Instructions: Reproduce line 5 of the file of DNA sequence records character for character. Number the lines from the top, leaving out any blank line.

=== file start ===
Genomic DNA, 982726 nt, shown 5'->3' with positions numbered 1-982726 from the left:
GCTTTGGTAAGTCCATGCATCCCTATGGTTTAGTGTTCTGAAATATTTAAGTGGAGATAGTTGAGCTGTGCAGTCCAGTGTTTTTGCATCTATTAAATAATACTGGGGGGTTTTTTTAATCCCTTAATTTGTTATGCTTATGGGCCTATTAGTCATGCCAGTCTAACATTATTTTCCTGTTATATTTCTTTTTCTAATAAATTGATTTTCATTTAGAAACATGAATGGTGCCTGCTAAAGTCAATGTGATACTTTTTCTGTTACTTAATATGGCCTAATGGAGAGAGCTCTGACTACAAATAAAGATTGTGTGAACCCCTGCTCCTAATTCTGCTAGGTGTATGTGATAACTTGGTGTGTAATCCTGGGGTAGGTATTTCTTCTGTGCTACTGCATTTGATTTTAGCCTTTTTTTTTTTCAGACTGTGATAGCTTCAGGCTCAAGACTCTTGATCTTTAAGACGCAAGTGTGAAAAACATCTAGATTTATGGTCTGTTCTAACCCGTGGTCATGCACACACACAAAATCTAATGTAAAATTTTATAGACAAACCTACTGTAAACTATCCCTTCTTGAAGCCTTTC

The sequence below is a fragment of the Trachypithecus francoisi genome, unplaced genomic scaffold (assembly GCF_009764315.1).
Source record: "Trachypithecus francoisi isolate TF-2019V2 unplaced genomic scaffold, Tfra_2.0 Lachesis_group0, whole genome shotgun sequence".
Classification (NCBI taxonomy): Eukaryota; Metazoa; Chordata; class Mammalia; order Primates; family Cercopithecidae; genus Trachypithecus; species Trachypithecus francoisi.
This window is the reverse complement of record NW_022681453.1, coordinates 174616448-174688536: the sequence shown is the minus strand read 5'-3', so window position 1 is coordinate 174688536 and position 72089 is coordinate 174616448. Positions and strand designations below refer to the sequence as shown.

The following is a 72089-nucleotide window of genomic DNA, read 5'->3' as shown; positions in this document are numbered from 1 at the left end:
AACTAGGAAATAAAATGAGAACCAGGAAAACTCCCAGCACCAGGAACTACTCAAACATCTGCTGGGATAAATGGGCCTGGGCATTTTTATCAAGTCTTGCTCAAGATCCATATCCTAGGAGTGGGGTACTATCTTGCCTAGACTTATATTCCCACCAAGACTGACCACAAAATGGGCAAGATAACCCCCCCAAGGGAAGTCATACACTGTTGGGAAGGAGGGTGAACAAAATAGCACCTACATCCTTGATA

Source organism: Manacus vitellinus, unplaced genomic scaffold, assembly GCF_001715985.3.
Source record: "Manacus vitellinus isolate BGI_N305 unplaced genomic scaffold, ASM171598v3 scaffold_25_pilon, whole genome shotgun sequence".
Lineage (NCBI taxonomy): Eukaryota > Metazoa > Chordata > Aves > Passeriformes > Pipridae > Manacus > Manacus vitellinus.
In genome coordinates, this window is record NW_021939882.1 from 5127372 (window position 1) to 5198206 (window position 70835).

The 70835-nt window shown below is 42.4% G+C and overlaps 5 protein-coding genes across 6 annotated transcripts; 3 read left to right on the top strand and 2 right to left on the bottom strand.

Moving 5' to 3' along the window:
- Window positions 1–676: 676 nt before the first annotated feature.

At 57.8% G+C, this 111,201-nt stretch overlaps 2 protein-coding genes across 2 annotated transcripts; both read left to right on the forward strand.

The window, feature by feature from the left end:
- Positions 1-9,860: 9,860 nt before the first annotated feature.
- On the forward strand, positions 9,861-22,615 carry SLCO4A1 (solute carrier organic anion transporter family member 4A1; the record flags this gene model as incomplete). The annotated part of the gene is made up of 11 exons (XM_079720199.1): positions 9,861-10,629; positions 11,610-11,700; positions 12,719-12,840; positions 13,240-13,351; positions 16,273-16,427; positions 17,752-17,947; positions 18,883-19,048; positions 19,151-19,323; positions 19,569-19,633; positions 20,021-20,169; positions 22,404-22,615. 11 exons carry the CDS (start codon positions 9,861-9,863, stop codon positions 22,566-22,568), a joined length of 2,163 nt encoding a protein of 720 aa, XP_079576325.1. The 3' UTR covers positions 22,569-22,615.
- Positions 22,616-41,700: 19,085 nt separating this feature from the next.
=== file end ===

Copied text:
Classification (NCBI taxonomy): Eukaryota; Metazoa; Chordata; class Mammalia; order Primates; family Cercopithecidae; genus Trachypithecus; species Trachypithecus francoisi.